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At risk for peripheral arterial disease? Simple quiz provides key so you can circulate better
Date:9/3/2008

FAIRFAX, Va.Ten million Americans have peripheral arterial disease (PAD), and research shows that the highest risk populations include African-Americans (twice as likely to develop clogged leg arteries), seniors (12-20 percent develop PAD) and diabetics (one in three who are over the age of 50 develop PAD). Legs for Lifea community health and public information programrecommends that older Americans take its free, online self-assessment quiz.

The online quiz (www.legsforlife.org) helps assess health, family and lifestyle risks for PAD. The higher one's score, the more important it is for that individual to discuss the quiz's results with his or her doctor. Additionally, Legs for Life offers a free national screening program dedicated to improving the cardiovascular health of the community with the early detection of PAD.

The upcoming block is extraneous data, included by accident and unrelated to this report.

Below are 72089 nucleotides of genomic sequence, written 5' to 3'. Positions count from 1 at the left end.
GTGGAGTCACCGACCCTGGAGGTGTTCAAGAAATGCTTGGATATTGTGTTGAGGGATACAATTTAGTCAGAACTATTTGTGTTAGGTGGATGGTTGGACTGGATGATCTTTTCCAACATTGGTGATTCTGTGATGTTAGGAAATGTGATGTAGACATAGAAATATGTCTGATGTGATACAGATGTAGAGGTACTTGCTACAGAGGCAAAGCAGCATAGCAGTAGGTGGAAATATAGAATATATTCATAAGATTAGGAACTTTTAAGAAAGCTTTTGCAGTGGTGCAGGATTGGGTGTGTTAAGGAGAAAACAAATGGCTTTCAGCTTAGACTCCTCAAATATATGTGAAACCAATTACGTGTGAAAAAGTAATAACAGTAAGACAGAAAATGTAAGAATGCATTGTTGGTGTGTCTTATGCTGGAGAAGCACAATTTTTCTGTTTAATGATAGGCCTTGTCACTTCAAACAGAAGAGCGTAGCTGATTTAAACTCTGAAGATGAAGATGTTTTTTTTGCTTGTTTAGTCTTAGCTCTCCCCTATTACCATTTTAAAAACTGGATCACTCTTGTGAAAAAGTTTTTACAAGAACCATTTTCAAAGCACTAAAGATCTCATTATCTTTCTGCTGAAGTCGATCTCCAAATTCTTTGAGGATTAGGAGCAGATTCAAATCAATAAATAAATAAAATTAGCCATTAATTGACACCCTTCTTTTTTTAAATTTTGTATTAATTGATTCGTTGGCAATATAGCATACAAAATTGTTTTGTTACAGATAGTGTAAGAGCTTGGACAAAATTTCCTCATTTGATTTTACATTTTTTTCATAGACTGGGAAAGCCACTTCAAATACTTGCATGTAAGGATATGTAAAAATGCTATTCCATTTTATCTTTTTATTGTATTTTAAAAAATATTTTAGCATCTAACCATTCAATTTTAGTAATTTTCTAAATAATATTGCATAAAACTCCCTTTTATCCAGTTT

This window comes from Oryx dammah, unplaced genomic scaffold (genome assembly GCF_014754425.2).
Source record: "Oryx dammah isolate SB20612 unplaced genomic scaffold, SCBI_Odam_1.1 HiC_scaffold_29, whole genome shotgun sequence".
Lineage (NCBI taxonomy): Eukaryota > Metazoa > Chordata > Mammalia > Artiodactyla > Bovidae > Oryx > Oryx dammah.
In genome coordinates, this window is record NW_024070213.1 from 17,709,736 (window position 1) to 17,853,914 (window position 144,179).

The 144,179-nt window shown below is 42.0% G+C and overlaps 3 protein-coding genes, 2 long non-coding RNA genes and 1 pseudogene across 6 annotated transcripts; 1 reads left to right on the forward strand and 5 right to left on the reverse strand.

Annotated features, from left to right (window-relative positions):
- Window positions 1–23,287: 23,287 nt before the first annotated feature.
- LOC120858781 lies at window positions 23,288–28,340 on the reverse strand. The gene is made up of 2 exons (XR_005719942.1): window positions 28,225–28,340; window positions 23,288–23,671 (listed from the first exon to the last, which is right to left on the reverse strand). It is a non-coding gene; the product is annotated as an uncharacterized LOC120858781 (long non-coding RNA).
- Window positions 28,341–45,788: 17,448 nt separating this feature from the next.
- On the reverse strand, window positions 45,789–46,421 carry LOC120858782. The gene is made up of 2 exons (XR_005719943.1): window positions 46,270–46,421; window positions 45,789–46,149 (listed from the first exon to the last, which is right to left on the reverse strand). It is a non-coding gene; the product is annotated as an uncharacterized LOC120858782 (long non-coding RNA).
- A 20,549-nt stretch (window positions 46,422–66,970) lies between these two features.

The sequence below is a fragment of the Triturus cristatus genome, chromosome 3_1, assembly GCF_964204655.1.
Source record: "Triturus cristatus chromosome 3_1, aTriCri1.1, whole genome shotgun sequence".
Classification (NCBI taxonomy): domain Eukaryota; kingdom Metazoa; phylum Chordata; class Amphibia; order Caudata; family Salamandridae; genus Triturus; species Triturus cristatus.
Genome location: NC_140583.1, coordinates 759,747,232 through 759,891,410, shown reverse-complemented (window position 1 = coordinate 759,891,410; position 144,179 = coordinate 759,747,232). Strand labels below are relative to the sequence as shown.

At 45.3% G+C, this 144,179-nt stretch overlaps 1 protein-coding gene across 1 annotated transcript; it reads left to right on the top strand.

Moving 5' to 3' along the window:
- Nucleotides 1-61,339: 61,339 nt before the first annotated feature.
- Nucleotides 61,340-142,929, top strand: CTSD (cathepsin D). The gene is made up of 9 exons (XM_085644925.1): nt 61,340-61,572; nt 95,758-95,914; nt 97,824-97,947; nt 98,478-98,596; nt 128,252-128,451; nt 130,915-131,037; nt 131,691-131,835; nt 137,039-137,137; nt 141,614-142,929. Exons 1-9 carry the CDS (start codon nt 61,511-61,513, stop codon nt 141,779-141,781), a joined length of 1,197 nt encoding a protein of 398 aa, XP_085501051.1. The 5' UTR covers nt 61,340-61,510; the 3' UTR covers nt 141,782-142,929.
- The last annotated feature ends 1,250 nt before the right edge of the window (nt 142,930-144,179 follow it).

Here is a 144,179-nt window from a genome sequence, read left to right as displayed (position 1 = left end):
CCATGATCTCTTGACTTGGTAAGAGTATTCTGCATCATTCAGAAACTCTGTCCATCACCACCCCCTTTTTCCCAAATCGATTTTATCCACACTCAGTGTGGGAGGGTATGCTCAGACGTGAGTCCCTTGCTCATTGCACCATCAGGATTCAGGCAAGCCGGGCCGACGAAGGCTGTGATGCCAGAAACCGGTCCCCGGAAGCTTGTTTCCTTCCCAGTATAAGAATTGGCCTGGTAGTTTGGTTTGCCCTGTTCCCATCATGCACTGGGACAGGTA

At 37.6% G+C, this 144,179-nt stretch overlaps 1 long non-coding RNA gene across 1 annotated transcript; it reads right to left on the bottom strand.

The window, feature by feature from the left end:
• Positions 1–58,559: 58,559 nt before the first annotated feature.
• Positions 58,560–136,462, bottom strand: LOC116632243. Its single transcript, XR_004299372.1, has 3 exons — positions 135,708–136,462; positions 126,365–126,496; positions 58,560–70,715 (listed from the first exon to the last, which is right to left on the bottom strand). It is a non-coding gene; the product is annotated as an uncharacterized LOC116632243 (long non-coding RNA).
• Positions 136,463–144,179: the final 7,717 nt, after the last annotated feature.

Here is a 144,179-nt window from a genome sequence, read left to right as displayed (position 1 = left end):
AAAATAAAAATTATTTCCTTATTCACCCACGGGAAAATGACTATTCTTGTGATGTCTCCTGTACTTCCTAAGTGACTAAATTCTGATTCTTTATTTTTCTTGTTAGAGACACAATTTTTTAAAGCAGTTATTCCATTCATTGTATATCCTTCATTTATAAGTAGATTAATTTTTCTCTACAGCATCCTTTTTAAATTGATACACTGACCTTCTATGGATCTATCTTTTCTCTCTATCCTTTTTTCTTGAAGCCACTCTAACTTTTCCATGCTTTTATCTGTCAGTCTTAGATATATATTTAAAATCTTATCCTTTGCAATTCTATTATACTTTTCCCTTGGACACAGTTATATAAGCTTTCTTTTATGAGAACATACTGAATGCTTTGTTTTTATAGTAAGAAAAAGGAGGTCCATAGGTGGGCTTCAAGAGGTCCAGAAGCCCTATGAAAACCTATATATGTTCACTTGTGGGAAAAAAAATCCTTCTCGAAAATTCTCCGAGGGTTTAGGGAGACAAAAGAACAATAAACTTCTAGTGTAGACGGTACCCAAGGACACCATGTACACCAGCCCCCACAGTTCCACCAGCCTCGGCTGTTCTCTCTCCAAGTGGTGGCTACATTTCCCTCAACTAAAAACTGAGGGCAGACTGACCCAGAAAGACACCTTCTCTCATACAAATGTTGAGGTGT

"Early detection and management of peripheral arterial disease, or PAD, can prevent its progression and help prevent painful walking, gangrene, amputation, heart attack or stroke," said interventional radiologist Timothy P. Murphy, M.D., Legs for Life chair. "Older men and women need to be examined with the ankle brachial index (ABI) test that can diagnose PAD. Individuals need to know their ABI number the way they know their cholesterol, blood pressure or blood sugar number; it can save their lives," added Murphy.

African-Americans are twice as likely to develop PAD, with their increased risk making them as vulnerable as someone who smoked a pack of cigarettes a day for 20 years, explained Murphy. Seniors may typically dismiss warning symptoms as signs of getting older; however, just like clogged arteries in the heart, clogged arteries in the legs mean that one could be at risk for heart attack or stroke. And, individuals with diabetes are especially susceptible to PAD because diabetes affects every vascular bed in the body and increases the risk for accelerated atherogenesist
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Contact: Maryann Verrillo
mverrillo@SIRweb.org
703-460-5572
Society of Interventional Radiology
Source:Eurekalert

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